LeBron James show how athletes use their platforms to help others, opens school for disadvantaged children


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LeBron James speaking at the grand opening of I Promise School.

I’ll be honest, I’m not the biggest LeBron James fan. As a former diehard Doc Rivers-era Boston Celtics fan, I still recall my fan-crazed rage when James sported either number 23 or 6 as a part of the Cleveland Cavaliers and Miami Heat against my Celtics in too many Eastern Conference NBA playoffs to count. From the showboating to flip-flopping between Cleveland, Miami and now Los Angeles, I’ve admittedly always been on the attack when it came to James.

I’d like to think I’ve grown up a bit since the Celtics vs Cavs 2008 NBA playoffs, and I now recognize James’s maturity and unmatched talent in basketball– even though I’ll always find a reason to talk trash. But one thing I can definitely give the Akron-native high praises for is his eight-million-dollar I Promise School.

In late July, James opened I Promise School in his hometown in Akron, Ohio, for at-risk students. In its pilot year, the school holds 240 third- and fourth-grade students. The school was born from a collaboration of James’s philanthropic foundation and Akron Public Schools. I Promise School offers an eight-hour school day, a “support circle” for students after lunch, GED courses and job placement for parents and much more.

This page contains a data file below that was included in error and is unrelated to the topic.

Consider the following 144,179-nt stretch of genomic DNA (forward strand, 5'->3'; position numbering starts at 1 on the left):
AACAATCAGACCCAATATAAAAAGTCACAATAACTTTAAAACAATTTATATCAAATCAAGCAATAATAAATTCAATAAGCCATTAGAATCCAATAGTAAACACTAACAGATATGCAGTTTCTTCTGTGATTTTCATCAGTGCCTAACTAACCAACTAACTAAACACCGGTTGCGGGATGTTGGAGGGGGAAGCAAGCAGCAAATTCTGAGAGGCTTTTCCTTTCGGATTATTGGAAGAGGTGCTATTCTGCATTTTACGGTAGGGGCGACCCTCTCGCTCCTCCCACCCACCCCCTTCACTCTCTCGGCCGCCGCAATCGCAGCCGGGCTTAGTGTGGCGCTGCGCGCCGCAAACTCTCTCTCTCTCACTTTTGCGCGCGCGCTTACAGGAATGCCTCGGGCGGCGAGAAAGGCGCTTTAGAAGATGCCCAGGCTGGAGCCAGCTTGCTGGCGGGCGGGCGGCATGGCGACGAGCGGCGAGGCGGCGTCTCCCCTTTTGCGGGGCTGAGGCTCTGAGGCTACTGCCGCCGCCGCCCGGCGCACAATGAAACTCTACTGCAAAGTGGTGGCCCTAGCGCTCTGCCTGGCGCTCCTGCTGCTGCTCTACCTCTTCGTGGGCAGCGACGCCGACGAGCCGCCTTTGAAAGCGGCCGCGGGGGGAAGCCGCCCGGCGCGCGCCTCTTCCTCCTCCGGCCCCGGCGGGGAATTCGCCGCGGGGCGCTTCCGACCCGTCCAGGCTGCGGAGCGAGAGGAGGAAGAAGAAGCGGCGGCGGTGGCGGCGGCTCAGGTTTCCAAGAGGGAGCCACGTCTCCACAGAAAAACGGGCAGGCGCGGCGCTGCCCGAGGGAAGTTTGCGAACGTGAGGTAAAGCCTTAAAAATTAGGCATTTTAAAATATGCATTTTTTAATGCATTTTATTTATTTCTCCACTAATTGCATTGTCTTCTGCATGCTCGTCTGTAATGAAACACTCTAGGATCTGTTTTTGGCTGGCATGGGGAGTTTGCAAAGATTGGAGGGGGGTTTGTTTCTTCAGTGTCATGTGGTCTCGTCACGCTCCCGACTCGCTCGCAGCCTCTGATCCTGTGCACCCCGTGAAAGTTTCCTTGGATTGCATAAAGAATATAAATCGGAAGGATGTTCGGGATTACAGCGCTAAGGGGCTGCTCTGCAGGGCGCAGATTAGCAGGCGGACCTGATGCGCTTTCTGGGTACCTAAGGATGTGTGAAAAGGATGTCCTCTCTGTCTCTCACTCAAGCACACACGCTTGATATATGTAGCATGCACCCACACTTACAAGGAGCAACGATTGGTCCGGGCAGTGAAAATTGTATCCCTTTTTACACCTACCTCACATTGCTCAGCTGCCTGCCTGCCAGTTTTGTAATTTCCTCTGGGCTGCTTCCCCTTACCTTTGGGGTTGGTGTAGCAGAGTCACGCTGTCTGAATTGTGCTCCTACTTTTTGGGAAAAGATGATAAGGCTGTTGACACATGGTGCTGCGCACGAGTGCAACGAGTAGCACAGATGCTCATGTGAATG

James knew the life of being a low-income student in Akron, and so the 33-year-old NBA star was motivated to start the school– making it, as he said to ESPN, the greatest moment of his career.

“Walking these hallways and seeing, when I was driving here, just the streets that I walked, some of the stores are still up when I was growing up,” James told ESPN. “It’s a moment I’ll never forget — and hopefully the kids, starting with the 240 kids that we have going in here right now starting today, will never forget it, either.”

I Promise has high ambitions in its five-year plan. To achieve this, the school is implementing attendance incentives, mentorship programming, a STEM focus, resources pointed towards mental health and more. And James has his hands all over this master plan.

While others are skeptical of the plan, others like Democratic US Senators Sherrod Brown of Ohio and Chris Van Hollen of Maryland are setting aside big bucks for federal competitive grants to replicate James’s ideas in their communities.

I can definitely admire what James is setting out to do; the straight-out-of-high-school star is putting his money where his mouth is. He isn’t blanketly pushing dollars toward education or low-income communities. He is using his platform to make a tangible action that helps a community that James is well-educated on as he’s fought a similar battle.

A mass donation has its place, for sure. But there’s a lot to be said about a targeted effort and it’s direct impact on a community.

And James’s impact is huge.

Unlike other celebrities and athletes’ use of education philanthropy, James is passing the reins to a district, not a private or charter school.

James has something good going here. I just hope that the ambitions of the five-year plan come to fruition unlike the goals of other athletes like Deion Sanders or Magic Johnson, where the vision for their schools either failed or fell out of their hands.

But if it does work, James will have created a monumental and lasting impact for students who struggled like him. That’s something worth acknowledging and keeping an eye on.